"The Omnivore's Dilemma," Vocabulary from Part 2

"The Omnivore's Dilemma" by Michael Pollan has quickly become a classic in food-obsessed circles for its emphasis on knowing where your good comes from, eating well, and eating locally.

Learn these word lists for this work of nonfiction: Introduction-Part 1, Part 2, Part 3, Part 4-Afterword

Activities for this list:

definitions & notes only words
  1. organic
    of foodstuff grown or raised without synthetic fertilizers
    The government rules about organic food allow companies to make organic high-fructose corn syrup—words I never expected to see combined.
  2. regret
    sadness associated with some wrong or disappointment
    He spoke without regret about the compromises he’s made along the path from organic farmer to agribusiness executive.
  3. cooperative
    done with or working with others for a common purpose
    “We tried hard to build a cooperative community and a local food system, but at the end of the day it wasn’t successful. This is just lunch for most people. Just lunch.”
  4. determine
    shape or influence; give direction to
    What followed was a great debate to determine the future of the organic industry.
  5. synthetic
    a compound made artificially by chemical reactions
    Without synthetics, processed foods like TV dinners just can’t be manufactured.
  6. fraud
    intentional deception resulting in injury to another person
    Many people from the old organic movement argued that to put synthetics in a processed food and then call it organic was a fraud.
  7. compost
    a mixture of decaying vegetation and manure
    In place of petrochemical fertilizers, Greenways’s organic acres are fed with compost from a nearby horse farm and by poultry manure.
  8. eliminate
    do away with
    The Goodmans estimate that this has eliminated some 270,000 pounds of pesticide and 8 million pounds of petrochemical fertilizer that would otherwise have been applied to those fields.
  9. seldom
    not often
    Pesticides, even the ones allowed by the USDA organic rules, are seldom sprayed.
  10. calorie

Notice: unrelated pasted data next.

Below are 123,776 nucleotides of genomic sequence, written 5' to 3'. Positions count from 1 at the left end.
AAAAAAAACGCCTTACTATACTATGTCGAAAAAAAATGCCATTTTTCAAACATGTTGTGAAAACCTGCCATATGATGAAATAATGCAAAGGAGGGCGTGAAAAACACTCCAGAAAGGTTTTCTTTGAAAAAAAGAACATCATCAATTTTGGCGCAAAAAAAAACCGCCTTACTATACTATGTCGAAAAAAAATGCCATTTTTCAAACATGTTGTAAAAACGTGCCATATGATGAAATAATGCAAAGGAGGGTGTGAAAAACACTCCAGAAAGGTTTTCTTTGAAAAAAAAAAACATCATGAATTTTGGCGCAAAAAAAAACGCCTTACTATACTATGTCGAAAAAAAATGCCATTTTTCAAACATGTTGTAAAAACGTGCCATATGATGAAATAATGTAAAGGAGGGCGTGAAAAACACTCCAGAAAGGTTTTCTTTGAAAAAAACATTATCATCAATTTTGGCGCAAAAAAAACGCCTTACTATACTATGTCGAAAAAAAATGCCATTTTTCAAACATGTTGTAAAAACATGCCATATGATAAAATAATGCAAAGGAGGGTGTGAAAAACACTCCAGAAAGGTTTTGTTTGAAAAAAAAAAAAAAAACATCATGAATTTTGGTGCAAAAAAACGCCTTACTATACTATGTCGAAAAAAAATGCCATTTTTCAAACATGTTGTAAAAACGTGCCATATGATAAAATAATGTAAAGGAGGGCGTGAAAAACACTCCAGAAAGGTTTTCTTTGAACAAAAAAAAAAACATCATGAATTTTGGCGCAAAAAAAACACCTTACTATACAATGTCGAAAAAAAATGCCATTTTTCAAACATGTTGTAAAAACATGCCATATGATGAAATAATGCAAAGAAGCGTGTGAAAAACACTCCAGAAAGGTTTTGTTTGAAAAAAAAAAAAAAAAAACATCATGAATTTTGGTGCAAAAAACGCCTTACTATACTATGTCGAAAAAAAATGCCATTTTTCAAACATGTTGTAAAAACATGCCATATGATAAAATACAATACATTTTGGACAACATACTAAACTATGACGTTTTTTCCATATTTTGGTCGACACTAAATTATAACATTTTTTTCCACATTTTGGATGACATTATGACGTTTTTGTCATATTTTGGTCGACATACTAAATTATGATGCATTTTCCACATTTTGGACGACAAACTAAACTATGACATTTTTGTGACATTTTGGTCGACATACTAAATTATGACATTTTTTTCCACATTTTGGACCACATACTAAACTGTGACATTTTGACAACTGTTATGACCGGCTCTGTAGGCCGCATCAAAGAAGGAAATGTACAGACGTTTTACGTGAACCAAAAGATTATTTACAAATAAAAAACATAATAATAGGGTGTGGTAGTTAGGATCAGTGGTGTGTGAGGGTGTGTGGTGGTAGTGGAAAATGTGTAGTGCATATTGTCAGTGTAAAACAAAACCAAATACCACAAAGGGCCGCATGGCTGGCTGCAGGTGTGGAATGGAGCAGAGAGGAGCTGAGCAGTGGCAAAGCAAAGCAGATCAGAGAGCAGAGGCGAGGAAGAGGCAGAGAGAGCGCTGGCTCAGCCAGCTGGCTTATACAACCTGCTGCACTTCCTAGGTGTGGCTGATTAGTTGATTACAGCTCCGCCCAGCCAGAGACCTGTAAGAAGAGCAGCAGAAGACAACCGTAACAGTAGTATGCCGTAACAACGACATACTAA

unit of heat raising 1 gram of water by 1 degree centigrade
    Growing, chilling, washing, packaging, and transporting that box of organic salad to a plate on the East Coast takes more than 4,600 calories of fossil fuel energy, or 57 calories of fossil fuel energy for every calorie of food.
  11. antibiotic
    a substance used to kill microorganisms and cure infections
    Since the birds receive no antibiotics and they are all genetically alike, if one gets sick, they will all get sick.
  12. humid
    containing or characterized by a great deal of water vapor
    The air was warm and humid and smelled powerfully of ammonia from their droppings.
  13. conventional
    conforming with accepted standards
    Compared to conventional chickens, I was told, these organic birds have it pretty good.
  14. access
    a way of entering or leaving
    USDA rules say an organic chicken should have “ access to the outdoors.”
  15. dilemma
    state of uncertainty in a choice between unfavorable options
    That one bundle of asparagus presented its own little dilemma. How much fossil fuel was burned to keep it refrigerated and fly it to the U.S.? Should farmland in South America be used to grow expensive food for well-off North Americans? Should we even try to eat asparagus (or any vegetable) out of season?
  16. hefty
    large in amount, extent, or degree
    That comes to $34 to feed a family of three at home. (Though we did make a second meal from the leftovers.) That’s a hefty price compared to the same meal from the industrial food chain.
  17. bland
    lacking taste or flavor or tang
    Those “unnatural” feeds make chickens with mushier and blander meat.
  18. disrupt
    throw into disorder
    I know the dinner I prepared contained little or no pesticides. Those chemicals have been proven to cause cancer, damage nerve cells, and disrupt your endocrine system—your hormones.
  19. tolerate
    withstand a poison or strong drug or pathogen or condition
    The government says the levels are low enough that our systems can “ tolerate” them.
  20. residue
    matter that remains after something has been removed
    Also, organic cows, like Rosie the organic chicken, are never fed corn that contains residues of atrazine, the herbicide commonly sprayed on American cornfields.
  21. evolve
    undergo development
    We have evolved over millions of years eating plants that today we would call “natural” or “organic.”
  22. substance
    the real physical matter of which a person or thing consists
    Who knows what other healthy substances are in plants that we have yet to discover?
  23. seep
    pass gradually or leak or as if through small openings
    To grow the plants and animals that made up my meal, no pesticides found their way into any farmworker’s bloodstream, no nitrogen runoff seeped into the watershed, no soils were poisoned, no antibiotics were wasted, no government subsidy checks were written.
  24. guarantee
    give surety or assume responsibility
    An organic label does not guarantee that cattle have spent any time in a real pasture, any more than “free-range” chickens really range freely.
  25. drench
    cover with liquid; pour liquid onto
    To top it off, my industrial organic meal is nearly as drenched in fossil fuel as a non-organic meal.

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